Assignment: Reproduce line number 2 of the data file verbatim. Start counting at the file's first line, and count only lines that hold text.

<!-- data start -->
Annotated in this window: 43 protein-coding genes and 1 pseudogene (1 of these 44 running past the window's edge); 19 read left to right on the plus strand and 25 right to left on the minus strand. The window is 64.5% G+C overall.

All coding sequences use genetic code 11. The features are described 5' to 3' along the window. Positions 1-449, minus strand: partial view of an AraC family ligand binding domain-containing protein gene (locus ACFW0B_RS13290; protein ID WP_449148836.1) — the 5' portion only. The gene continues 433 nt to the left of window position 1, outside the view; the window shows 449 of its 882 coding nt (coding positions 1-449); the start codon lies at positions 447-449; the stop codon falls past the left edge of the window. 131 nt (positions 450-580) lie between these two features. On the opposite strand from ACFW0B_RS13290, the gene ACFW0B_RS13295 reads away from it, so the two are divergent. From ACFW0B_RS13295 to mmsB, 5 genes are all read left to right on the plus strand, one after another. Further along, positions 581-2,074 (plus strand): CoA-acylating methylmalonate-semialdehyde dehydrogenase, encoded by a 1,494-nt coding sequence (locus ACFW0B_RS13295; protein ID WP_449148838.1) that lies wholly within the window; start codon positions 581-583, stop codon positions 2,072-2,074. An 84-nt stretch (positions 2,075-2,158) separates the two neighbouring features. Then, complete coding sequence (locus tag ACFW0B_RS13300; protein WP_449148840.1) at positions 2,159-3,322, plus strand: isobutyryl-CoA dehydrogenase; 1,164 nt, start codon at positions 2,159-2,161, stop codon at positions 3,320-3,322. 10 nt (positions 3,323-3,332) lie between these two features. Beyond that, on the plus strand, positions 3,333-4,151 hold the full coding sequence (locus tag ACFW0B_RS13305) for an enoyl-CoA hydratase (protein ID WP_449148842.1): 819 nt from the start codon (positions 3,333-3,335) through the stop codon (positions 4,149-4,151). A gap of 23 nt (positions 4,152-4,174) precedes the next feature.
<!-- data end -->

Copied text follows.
All coding sequences use genetic code 11. The features are described 5' to 3' along the window. Positions 1-449, minus strand: partial view of an AraC family ligand binding domain-containing protein gene (locus ACFW0B_RS13290; protein ID WP_449148836.1) — the 5' portion only. The gene continues 433 nt to the left of window position 1, outside the view; the window shows 449 of its 882 coding nt (coding positions 1-449); the start codon lies at positions 447-449; the stop codon falls past the left edge of the window. 131 nt (positions 450-580) lie between these two features. On the opposite strand from ACFW0B_RS13290, the gene ACFW0B_RS13295 reads away from it, so the two are divergent. From ACFW0B_RS13295 to mmsB, 5 genes are all read left to right on the plus strand, one after another. Further along, positions 581-2,074 (plus strand): CoA-acylating methylmalonate-semialdehyde dehydrogenase, encoded by a 1,494-nt coding sequence (locus ACFW0B_RS13295; protein ID WP_449148838.1) that lies wholly within the window; start codon positions 581-583, stop codon positions 2,072-2,074. An 84-nt stretch (positions 2,075-2,158) separates the two neighbouring features. Then, complete coding sequence (locus tag ACFW0B_RS13300; protein WP_449148840.1) at positions 2,159-3,322, plus strand: isobutyryl-CoA dehydrogenase; 1,164 nt, start codon at positions 2,159-2,161, stop codon at positions 3,320-3,322. 10 nt (positions 3,323-3,332) lie between these two features. Beyond that, on the plus strand, positions 3,333-4,151 hold the full coding sequence (locus tag ACFW0B_RS13305) for an enoyl-CoA hydratase (protein ID WP_449148842.1): 819 nt from the start codon (positions 3,333-3,335) through the stop codon (positions 4,149-4,151). A gap of 23 nt (positions 4,152-4,174) precedes the next feature.